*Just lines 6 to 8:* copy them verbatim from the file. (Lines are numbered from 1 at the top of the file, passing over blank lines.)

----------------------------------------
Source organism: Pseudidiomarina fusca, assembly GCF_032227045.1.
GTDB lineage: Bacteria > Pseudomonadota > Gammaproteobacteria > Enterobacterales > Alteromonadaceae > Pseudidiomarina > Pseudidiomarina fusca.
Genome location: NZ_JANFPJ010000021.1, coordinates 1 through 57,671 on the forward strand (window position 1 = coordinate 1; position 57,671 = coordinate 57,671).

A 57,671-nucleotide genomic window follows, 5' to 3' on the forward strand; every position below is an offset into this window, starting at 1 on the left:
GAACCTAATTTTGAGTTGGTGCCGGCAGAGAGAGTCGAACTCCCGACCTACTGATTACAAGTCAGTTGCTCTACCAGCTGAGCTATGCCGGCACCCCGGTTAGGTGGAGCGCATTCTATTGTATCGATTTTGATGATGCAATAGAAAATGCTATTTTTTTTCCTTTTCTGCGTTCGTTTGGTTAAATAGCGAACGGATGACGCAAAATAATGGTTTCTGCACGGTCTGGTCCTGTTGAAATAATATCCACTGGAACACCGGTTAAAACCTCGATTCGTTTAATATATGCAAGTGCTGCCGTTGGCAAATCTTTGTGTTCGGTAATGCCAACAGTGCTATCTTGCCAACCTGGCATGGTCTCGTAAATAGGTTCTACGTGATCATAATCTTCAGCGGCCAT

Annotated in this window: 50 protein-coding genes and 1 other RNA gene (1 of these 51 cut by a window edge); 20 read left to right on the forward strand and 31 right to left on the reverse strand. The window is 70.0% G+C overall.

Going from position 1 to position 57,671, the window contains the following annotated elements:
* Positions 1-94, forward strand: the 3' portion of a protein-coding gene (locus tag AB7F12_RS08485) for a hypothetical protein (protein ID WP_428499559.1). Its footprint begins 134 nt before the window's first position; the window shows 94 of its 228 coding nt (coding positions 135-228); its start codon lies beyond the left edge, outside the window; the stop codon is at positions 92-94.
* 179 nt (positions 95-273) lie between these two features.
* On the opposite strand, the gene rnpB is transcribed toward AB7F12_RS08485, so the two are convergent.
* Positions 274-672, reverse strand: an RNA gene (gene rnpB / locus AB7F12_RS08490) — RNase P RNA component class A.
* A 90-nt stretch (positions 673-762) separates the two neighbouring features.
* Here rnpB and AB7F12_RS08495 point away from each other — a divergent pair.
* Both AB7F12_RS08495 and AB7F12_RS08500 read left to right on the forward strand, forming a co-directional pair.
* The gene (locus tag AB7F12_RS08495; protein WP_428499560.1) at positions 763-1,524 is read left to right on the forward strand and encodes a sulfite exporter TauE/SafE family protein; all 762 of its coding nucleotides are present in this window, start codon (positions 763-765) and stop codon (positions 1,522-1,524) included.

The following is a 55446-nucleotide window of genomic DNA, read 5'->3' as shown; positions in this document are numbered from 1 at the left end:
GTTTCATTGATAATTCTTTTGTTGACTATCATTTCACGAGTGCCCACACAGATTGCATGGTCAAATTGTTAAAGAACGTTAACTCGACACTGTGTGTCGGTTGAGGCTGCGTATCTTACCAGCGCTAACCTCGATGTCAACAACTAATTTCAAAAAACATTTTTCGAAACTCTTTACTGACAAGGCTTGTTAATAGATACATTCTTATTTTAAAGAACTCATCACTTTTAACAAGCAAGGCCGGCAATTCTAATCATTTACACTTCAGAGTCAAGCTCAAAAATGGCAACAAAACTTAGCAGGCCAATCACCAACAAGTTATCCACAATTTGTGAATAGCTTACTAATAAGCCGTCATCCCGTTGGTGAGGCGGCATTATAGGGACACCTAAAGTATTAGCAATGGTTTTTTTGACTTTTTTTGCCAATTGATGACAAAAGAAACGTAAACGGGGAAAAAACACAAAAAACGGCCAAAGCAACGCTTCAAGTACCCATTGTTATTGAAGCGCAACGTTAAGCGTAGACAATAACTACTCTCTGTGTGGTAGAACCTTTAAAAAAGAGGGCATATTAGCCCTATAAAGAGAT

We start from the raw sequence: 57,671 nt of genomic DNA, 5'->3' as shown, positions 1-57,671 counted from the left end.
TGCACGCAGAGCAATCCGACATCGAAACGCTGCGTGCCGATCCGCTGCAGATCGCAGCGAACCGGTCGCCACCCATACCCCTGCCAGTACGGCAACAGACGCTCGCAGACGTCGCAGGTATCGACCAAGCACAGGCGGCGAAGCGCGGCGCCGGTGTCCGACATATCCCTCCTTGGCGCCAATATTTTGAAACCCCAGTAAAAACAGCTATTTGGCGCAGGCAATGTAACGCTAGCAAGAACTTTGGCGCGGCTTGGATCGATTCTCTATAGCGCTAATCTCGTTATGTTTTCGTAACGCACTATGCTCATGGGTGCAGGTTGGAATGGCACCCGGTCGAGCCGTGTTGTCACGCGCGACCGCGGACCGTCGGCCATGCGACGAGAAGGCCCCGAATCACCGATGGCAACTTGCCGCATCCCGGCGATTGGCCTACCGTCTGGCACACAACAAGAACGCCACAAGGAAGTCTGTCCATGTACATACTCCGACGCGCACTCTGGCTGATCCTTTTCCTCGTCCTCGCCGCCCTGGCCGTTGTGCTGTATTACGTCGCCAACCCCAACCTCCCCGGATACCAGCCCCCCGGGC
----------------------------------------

Annotated in this window: 50 protein-coding genes and 1 other RNA gene (1 of these 51 cut by a window edge); 20 read left to right on the forward strand and 31 right to left on the reverse strand. The window is 70.0% G+C overall.

Going from position 1 to position 57,671, the window contains the following annotated elements:
* Positions 1-94, forward strand: the 3' portion of a protein-coding gene (locus tag AB7F12_RS08485) for a hypothetical protein (protein ID WP_428499559.1). Its footprint begins 134 nt before the window's first position; the window shows 94 of its 228 coding nt (coding positions 135-228); its start codon lies beyond the left edge, outside the window; the stop codon is at positions 92-94.